This 1,509-foot-diameter (460-meter-diameter) crater is one of the best-preserved meteorite craters on the planet. Measuring 34 meters (112 feet) deep, the Monturaqui crater is often compared with the Bonneville crater on Mars. In the vast and arid Atacama Desert, San Juan is a newly discovered meteorite gold mine, where numerous different meteorites have been recovered, including the coveted carbonaceous chondrite.
4 "Dugway , Utah" November 23, 2010 (2010-11-23)
On Nov 18, 2009, a fireball streaked across the midnight sky over western Utah. Using NEXRAD Doppler weather radar images and eyewitness testimony, the Meteorite Men track the strewn field down to Dugway Military Base. Military officials grant Geoff and Steve exclusive access to the base's dangerous ammunitions-testing grounds to search for remnants of the majestic fireball.
5 "Mifflin, Wisconsin" November 30, 2010 (2010-11-30)
On April 14, 2010, a fireball lit up the night sky. The sonic boom was heard for miles. As it was perhaps the most publicized meteorite fall in history, swarms of meteorite hunters flooded the scene in hopes of securing a piece of this famed fireball.
6 "Muonionalusta, Sweden" December 7, 2010 (2010-12-07)
With a terrestrial age estimated at more than 800,000 years old, the Muonionalusta meteorites have endured thousands of years' worth of glaciations and melting periods. As a result, thawing ice sheets have migrated the meteorites miles from their original impact site, making Muonionalusta among the largest and most challenging strewn fields on the planet.
7 "Henbury, Australia" December 14, 2010 (2010-12-14)
The Henbury meteorite strewn field consists of 12 craters that stretch across central Australia's outback. This engraved record of an ancient meteorite shower 4,700 years ago served as the inspiration for Aboriginal folklore and a shadow of dark superstition.
8 "Mundrabilla, Australia" December 21, 2010 (2010-12-21)
Located in the desolate and dangerous Nullarbor Plains, the Mundrabilla iron meteorites are known for their zoomorphic shapes. Roughly 700,000 years ago, the massive meteoroid showered along a strewn field more than 80 kilometers (50 mi) long. The largest masses, which tipped the scales at 16 tons and 6 tons, were recovered in 1966.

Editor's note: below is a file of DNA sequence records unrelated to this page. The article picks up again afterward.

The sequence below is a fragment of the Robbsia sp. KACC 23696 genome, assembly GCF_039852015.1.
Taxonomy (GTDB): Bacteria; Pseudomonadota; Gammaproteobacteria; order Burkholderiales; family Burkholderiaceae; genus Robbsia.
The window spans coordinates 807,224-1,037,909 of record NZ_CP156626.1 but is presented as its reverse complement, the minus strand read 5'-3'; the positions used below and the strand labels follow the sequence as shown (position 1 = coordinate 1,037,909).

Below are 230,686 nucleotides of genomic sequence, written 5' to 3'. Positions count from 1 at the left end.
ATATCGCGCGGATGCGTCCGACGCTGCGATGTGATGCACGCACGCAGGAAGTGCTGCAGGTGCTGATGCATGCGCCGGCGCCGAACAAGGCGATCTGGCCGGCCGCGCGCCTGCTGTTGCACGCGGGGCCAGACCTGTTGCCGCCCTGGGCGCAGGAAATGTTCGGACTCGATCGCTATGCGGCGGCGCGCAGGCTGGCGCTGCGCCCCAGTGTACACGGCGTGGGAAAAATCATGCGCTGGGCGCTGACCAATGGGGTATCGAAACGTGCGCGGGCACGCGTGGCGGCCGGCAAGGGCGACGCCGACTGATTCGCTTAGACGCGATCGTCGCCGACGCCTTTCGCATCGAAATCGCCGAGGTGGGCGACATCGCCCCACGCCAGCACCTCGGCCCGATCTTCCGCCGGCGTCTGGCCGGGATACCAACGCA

Season 3[edit]

# Title Original air date
1 "Morasko, Poland" November 28, 2011 (2011-11-28)
Poland was hit with a meteorite 5,000 years ago which resulted in a scarred landscape and seven craters. Geoff and Steve receive exclusive access to investigate the Morasko crater field for the first time.
2 "Return to Sweden" December 5, 2011 (2011-12-05)
Geoff and Steve venture north of the Arctic Circle on a quest for ancient buried space rocks near the site of the Muonionalusta site they visited in 2010.
3 "Return to Whitecourt" December 12, 2011 (2011-12-12)
The hosts return to Canada to retrieve materials from the Whitecourt crater before poachers can compromise the site.
4 "Dronino" December 19, 2011 (2011-12-19)
Geoff and Steve make the journey to Russia in search of one of the most rare and valuable meteorites on the planet-the Dronino ataxite.
5 "Mojave" December 26, 2011 (2011-12-26)
Geoff and Steve for meteorites at two locations in the Mojave Desert.
6 "Sahuarita" January 9, 2012 (2012-01-09)
The guys go to Arizona in search of an unclassified meteorite.
7 "Homestead" January 16, 2012 (2012-01-16)
Steve and Geoff explore the strewnfield in Homestead, Iowa, where numerous large meteorites fell in 1875.
8 "Pultusk" January 23, 2012 (2012-01-23)
In the season finale Geoff and Steve return to Poland where, along with their friend Marcin, they investigate the Pultusk meteorite fall from 1868.

External links[edit]

References[edit]

  1. ^ Riccardi, Nicholas (27 October 2007). "Chicken Little was right". L.A. Times. Retrieved 17 November 2016. 
  2. ^ Vastag, Brian (19 December 2011). "One of TV’s ‘Meteorite Men’ describes team’s hunt for treasure from outer spaceOne of TV’s ‘Meteorite Men’ describes team’s hunt for treasure from outer space". Washington Post. Retrieved 17 November 2016. 
  3. ^ "How to Become a Meteorite Hunter & Make $5,000- $20,000 Per Rock". The Penny Hoarder. Retrieved May 23, 2012.